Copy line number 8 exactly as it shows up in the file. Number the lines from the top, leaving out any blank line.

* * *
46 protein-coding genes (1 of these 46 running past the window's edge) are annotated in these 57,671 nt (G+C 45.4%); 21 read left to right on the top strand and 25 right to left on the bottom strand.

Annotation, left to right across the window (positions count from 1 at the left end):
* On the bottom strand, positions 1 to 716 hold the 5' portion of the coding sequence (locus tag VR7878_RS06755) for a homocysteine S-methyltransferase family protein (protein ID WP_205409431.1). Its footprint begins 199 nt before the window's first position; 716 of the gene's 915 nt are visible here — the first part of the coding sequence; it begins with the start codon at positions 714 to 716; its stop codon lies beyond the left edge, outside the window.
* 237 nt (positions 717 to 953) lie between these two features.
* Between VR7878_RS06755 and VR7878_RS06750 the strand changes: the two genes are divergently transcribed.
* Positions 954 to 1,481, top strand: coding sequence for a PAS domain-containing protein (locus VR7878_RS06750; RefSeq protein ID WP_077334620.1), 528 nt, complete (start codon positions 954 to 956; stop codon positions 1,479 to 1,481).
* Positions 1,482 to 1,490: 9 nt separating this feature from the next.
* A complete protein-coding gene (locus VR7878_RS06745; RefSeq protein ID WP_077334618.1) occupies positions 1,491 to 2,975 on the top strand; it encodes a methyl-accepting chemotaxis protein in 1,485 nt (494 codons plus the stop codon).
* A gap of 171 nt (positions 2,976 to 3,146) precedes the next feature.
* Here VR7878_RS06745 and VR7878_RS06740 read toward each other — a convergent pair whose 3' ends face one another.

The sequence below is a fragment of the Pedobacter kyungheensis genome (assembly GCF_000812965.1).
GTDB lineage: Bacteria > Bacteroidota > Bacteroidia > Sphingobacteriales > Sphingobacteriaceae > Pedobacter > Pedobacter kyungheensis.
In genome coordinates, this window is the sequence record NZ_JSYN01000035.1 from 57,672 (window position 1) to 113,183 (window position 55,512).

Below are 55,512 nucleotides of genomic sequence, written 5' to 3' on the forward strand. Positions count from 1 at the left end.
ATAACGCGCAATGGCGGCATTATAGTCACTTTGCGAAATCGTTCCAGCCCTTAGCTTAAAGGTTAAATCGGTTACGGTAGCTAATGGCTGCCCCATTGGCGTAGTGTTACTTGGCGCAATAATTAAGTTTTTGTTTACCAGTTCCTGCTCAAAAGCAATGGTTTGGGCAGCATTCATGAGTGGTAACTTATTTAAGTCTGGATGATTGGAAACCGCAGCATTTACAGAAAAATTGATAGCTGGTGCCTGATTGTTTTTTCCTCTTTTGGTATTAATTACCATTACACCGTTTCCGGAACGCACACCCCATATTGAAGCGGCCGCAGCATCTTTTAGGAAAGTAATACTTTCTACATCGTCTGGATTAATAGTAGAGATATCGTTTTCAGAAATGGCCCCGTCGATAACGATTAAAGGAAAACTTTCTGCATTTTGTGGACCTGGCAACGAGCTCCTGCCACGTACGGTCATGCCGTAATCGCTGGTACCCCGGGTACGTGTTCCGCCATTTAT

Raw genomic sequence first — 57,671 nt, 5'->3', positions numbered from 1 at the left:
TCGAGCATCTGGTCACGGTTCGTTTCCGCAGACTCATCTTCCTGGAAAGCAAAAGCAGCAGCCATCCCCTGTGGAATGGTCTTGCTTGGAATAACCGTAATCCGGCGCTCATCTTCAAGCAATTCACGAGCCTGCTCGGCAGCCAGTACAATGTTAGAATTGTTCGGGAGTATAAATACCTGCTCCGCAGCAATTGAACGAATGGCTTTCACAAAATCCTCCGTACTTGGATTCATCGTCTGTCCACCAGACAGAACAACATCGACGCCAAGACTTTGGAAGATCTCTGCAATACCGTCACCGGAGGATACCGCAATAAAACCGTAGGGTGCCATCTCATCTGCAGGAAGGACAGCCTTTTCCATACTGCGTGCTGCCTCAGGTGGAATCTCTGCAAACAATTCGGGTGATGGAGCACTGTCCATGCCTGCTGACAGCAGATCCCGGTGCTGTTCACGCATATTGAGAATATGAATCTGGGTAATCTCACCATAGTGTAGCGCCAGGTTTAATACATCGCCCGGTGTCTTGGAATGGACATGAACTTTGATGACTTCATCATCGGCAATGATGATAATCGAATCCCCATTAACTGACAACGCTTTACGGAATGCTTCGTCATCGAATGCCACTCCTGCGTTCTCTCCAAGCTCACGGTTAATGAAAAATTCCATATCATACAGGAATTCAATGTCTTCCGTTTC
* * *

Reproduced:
* A complete protein-coding gene (locus VR7878_RS06745; RefSeq protein ID WP_077334618.1) occupies positions 1,491 to 2,975 on the top strand; it encodes a methyl-accepting chemotaxis protein in 1,485 nt (494 codons plus the stop codon).